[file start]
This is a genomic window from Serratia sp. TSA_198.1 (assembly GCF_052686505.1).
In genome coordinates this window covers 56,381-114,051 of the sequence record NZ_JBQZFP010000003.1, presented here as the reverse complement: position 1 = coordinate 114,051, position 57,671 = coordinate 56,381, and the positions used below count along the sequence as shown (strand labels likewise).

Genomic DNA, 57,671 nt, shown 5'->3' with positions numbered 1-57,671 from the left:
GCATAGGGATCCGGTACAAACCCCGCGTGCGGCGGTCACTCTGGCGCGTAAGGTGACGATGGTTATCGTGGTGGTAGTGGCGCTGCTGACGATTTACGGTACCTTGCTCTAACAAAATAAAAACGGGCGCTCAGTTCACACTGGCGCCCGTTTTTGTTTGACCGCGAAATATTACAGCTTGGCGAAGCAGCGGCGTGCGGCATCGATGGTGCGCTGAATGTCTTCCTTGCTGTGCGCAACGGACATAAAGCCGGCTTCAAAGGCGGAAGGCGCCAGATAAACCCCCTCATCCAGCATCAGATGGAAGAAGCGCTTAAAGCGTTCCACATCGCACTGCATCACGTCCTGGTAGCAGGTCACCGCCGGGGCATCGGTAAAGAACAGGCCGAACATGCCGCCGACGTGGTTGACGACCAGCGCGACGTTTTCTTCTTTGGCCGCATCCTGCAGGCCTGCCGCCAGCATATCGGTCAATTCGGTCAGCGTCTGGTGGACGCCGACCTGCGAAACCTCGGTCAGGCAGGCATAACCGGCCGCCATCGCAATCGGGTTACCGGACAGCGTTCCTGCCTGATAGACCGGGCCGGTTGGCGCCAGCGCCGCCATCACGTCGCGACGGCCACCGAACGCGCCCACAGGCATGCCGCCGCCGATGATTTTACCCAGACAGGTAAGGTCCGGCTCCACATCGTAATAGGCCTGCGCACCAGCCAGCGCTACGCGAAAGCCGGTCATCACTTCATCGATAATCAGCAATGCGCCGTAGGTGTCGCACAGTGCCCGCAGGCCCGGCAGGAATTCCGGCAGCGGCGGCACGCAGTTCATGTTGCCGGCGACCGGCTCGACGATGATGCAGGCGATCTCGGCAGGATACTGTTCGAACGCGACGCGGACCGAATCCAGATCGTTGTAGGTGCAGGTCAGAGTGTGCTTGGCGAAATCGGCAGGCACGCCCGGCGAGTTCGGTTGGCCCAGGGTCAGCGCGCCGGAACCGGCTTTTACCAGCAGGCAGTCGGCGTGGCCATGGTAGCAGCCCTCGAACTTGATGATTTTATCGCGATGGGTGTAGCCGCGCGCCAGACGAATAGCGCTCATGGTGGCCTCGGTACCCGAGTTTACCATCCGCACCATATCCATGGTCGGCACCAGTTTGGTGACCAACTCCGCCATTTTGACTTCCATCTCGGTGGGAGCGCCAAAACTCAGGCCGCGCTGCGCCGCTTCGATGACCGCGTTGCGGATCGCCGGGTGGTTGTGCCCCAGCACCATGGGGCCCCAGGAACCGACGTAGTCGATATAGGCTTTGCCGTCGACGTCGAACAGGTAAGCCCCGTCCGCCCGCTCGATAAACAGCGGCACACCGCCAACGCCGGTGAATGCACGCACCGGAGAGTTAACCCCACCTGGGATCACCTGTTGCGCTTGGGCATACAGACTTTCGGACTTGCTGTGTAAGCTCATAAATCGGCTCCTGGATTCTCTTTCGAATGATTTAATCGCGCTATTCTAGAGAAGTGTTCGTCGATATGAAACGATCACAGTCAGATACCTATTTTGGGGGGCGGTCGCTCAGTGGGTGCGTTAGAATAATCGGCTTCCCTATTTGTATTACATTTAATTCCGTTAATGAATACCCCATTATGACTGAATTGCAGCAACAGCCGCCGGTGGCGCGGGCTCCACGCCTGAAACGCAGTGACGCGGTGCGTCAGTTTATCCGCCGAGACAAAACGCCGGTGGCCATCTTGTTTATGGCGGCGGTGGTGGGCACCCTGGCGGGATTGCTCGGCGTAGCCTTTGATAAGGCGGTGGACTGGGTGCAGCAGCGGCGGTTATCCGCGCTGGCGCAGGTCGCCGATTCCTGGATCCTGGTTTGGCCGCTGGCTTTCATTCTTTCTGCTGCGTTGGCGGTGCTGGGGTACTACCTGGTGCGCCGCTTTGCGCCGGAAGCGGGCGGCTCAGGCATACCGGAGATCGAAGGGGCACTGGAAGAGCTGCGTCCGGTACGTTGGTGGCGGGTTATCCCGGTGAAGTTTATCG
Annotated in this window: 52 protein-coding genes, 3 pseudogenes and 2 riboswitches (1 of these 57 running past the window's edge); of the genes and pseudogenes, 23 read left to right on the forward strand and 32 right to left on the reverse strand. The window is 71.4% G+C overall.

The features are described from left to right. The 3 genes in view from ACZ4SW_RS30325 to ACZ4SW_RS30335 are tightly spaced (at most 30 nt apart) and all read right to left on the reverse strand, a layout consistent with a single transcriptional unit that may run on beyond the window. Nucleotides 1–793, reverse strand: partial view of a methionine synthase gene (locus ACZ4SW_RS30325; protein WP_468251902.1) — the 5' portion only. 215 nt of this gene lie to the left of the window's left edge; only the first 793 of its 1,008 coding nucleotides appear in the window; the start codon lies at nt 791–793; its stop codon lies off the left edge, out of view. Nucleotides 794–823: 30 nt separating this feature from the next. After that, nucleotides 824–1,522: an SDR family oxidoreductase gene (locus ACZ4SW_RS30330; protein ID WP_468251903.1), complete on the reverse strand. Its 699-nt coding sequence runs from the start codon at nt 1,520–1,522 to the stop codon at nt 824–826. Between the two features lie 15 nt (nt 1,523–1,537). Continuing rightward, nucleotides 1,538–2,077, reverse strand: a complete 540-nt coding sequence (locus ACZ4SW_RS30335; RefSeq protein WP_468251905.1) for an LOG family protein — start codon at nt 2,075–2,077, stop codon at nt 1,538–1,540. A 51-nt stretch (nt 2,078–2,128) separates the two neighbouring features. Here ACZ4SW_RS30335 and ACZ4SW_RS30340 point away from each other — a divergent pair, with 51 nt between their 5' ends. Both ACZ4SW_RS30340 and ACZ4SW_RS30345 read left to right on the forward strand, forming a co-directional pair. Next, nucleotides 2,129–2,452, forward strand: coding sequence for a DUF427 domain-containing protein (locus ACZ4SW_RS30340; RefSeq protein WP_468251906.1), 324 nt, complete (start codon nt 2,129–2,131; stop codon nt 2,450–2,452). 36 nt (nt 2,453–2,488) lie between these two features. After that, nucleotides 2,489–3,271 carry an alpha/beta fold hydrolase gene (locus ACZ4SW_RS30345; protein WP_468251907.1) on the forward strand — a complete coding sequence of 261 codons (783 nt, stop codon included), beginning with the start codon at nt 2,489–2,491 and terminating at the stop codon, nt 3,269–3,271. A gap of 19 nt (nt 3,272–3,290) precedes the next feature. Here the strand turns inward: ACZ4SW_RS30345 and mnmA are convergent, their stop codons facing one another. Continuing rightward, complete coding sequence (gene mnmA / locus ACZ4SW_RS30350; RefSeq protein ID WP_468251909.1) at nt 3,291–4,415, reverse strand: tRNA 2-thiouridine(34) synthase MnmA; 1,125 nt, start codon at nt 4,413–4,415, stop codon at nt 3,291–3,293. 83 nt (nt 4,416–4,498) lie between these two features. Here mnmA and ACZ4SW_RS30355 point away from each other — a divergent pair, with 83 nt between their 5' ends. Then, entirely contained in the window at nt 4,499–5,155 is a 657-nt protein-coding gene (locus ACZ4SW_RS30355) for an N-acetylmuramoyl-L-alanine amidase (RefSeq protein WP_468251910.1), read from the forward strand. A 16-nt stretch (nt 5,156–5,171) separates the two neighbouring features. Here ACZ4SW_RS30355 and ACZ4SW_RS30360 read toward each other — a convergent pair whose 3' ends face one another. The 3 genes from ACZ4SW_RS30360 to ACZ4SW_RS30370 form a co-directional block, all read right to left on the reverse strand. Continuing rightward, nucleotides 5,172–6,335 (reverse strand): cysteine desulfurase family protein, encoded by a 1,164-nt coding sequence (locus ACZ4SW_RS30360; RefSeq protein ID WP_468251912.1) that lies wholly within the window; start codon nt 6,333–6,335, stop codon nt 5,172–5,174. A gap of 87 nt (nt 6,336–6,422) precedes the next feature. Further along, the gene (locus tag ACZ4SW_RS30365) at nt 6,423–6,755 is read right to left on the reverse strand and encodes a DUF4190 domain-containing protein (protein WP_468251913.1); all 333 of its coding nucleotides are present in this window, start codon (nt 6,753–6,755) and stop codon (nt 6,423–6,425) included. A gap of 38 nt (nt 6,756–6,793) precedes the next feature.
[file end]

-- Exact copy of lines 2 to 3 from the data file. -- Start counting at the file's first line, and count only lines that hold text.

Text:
In genome coordinates this window covers 56,381-114,051 of the sequence record NZ_JBQZFP010000003.1, presented here as the reverse complement: position 1 = coordinate 114,051, position 57,671 = coordinate 56,381, and the positions used below count along the sequence as shown (strand labels likewise).

Genomic DNA, 57,671 nt, shown 5'->3' with positions numbered 1-57,671 from the left: